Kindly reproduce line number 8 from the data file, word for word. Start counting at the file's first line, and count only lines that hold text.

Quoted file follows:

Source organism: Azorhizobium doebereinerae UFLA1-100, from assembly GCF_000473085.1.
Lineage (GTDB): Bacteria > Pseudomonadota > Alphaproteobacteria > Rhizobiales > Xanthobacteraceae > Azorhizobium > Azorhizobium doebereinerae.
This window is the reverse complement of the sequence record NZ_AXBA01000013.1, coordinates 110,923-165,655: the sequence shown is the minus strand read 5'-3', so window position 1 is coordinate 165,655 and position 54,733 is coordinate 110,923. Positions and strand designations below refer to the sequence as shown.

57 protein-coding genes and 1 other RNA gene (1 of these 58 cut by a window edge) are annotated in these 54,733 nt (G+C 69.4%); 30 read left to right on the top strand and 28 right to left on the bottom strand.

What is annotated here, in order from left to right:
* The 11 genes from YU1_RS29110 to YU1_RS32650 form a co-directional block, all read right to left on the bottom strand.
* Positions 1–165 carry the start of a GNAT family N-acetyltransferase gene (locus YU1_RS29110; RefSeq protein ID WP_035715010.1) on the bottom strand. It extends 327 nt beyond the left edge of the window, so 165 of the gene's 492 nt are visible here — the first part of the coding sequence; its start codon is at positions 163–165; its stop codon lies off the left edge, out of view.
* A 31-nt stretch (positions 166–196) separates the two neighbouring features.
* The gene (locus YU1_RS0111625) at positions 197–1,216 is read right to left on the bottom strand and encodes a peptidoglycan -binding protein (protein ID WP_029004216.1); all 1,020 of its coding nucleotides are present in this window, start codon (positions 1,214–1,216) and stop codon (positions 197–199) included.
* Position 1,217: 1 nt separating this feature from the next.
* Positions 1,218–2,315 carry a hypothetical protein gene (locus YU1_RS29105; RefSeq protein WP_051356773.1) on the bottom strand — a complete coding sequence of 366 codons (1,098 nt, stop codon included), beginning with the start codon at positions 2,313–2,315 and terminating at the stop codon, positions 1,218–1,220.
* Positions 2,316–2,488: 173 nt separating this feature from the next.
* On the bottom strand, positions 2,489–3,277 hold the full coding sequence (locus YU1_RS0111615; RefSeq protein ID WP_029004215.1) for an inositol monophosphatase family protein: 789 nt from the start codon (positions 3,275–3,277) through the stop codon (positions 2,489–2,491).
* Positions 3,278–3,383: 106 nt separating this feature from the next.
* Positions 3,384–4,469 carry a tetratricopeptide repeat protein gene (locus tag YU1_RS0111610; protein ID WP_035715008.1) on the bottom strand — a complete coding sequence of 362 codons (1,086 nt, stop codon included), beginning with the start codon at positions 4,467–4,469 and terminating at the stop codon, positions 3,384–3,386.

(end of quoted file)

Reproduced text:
* A 31-nt stretch (positions 166–196) separates the two neighbouring features.